The Promise of Future Projects from the Ghosts of the Past

Once, I’m sure, it would have been regarded as a stunning architectural feature of the Menzies Building, but the original timber ceiling is no longer the flavour of the month and has been replaced with a modern suspended one.

I had a scan of my collection of digital photos taken over the years, and found one that at least gives a small taste of what the ceilings used to be.

timberroof-1Rather than see that timber wasted or worse (such as landfill or burnt), I have been fortunate enough to have a good portion dropped off at my place (yeah, just in time for me to then have to relocate it to the new house!)

While part of the ceiling, the boards are secured together in groups of 3 or 6, with a board nailed across them (bet that was some apprentice’s job!) The majority are 90 x 30mm, and 1.8m in length.


To take them apart, I initially tried a hammer, but decided there was a much better way – the Worx Pro Jawhorse.

By clamping the crossbrace in the jaws, it only takes a little encouragement (and gravity) to neatly separate the two, leaving lengths of very straight, very dry timber.


Just goes to show how stable the Jawhorse is!  And a tonne of clamping force to boot.  From there, the boards got stacked onto a pallet.  I haven’t measured it, but it’d be close to 2 m3.

I used a bit for toy kitchen for my daughter’s Christmas, and there are a fair few projects to come out of this lot.  Can’t wait!  So awesome (and inspiring) having a good collection of timber!


A Question

This has been bugging me for years, but not enough for me to get around to actually finding out the answer.

When you buy DAR (dressed all round) softwood, it typically comes with faint grooves running the length of the timber.  (These are about 1mm apart).

Other than the possibility it is used to identify soft wood from hard, why are the grooves there, and how are they produced?  Grooved blades on the thicknesser I assume.  But to what benefit?

One brand is laserwood, but these days if you google that, all you get are countless ads for laser engravers!

Veneer Packs

At the recent Ballarat Wood Show, I had a chance to catch up briefly with “The Timber Benders” from Daylesford.  At some stage I will have to have a good look at their primary business, but in the meantime you may be interested that they have veneer packs for sale ($20 for an assorted pack)

This is one such assortment:

Timber Benders Veneer Pack

I’m no expert on veneering, so cannot lend any expert tips, however on the other hand that I can get a result means at least the basics are very straight forward!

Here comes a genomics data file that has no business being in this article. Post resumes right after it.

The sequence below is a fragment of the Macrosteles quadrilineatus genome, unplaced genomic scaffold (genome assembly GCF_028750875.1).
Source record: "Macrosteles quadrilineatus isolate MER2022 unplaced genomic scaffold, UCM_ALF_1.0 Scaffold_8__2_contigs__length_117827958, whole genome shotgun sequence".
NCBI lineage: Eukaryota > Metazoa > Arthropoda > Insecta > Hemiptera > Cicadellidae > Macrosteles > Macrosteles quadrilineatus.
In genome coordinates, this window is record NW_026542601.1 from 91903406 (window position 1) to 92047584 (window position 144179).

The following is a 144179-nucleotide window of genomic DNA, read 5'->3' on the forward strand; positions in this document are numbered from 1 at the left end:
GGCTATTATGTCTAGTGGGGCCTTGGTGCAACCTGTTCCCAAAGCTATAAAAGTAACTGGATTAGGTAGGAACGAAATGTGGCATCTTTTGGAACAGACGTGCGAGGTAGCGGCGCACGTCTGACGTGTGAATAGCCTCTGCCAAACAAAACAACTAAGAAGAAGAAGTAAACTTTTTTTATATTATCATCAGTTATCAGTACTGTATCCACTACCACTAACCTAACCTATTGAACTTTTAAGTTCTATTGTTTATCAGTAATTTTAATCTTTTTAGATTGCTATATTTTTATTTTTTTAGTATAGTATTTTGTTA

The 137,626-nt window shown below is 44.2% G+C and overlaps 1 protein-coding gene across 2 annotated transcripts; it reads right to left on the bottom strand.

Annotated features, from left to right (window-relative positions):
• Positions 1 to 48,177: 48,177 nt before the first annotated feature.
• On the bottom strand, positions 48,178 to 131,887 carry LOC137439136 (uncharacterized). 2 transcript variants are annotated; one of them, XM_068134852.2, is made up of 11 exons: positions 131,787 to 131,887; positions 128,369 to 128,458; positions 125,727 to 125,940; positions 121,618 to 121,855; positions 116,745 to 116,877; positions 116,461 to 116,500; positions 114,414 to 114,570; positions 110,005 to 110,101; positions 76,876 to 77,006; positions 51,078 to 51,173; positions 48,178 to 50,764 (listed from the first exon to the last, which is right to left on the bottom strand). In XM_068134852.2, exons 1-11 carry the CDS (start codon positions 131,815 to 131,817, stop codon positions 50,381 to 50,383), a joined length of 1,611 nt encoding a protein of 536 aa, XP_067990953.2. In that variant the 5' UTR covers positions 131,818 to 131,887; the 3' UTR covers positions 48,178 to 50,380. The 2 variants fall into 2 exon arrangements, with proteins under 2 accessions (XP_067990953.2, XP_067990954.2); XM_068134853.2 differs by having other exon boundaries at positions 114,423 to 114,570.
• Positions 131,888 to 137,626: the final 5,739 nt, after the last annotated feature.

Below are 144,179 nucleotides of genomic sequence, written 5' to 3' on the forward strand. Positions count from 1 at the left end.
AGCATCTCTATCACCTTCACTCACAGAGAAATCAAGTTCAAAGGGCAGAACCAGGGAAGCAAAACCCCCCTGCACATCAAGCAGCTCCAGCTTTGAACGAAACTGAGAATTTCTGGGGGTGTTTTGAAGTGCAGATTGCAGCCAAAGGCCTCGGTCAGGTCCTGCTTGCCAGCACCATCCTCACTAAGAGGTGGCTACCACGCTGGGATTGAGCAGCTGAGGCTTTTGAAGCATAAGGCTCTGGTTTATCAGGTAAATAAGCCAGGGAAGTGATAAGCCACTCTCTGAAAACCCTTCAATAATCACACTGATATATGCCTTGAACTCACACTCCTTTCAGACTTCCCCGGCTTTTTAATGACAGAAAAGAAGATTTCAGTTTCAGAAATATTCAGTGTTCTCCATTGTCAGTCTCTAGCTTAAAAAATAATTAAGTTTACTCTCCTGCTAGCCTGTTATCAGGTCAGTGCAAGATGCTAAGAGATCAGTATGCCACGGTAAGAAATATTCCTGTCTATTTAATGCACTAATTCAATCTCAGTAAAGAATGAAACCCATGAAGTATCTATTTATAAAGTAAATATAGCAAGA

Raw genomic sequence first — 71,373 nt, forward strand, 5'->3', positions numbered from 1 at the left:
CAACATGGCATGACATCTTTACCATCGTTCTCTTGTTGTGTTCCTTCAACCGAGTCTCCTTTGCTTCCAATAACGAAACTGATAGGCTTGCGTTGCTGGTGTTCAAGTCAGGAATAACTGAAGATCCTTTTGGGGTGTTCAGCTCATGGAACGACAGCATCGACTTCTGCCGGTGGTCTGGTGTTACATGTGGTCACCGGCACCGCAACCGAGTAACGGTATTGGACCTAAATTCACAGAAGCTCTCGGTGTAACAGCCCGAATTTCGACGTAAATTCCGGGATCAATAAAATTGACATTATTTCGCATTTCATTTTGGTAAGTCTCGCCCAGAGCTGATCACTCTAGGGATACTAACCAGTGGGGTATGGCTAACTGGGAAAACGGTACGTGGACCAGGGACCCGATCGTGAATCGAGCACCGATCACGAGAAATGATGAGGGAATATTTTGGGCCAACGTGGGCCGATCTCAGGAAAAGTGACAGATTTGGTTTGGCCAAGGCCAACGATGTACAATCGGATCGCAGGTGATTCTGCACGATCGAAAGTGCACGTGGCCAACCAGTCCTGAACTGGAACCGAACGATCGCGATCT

I’ve taken one of the veneers, and applied yellow PVA glue to one side (yellow is about 30% stronger than white, and more water resistant, fwiw).  I’ve brushed the glue on using one of the disposable glue brushes from Professional Woodworkers Supplies.  Next, I’ve applied the veneer to an oversized sheet of MDF, and using the rubber roller to carefully push the sheet down, remove any air bubbles etc.

Roarockit non-stick pad

I’m using one of the Roarockit kits as a vacuum press, and it comes with this piece of plastic mat.  Laying this over the surface means any glue is not as likely to stick to the actual vacuum bag, and assists the air to escape when creating the vacuum.

This is all slipped into the vacuum bag itself, which is a very heavy duty plastic with a valve on top and a seal at one end.

Roarockit came about from skateboard makers wanting to veneer the ply to make their boards.  Basically the same as what we need for other veneering processes.  Also useful for creating curved timber (for those times you actually want the timber warped in a controlled manner!)


The seal is this super sticky/super gummy black substance – it tries to stick to anything, but is really good at holding onto the plastic of the bag.  I keep it clean by reapplying the protective plasticised paper strip when I have finished use.

Once the bag is sealed, the small handpump is used to evacuate the bag.

Nature Abhors a Vacuum

With the air pumped out (no, not to 100%, but as best as I could achieve), the immense weight of the kms of air above the bag push down (total force theoretically is 1 atm, which is roughly (and someone can correct me if I am wrong), around 1kg of force per cm2.)

That is a pretty good amount of force quite frankly – that veneer is getting quite flat from that!

Once the glue is dry, the veneered board is removed from the press, the press is carefully stored away again in its box.

The veneered board is then sanded (not a lot, given the veneer is <1mm thick!), and your choice of finish applied.

Final product, ready for a project

Here is the result, and I haven’t decided what to do with it – make a box lid, or base, or something.  The process seemed to go well, seeing as I am a beginner!

If you want your own pack of veneers to play with, have a chat with The Timber Benders

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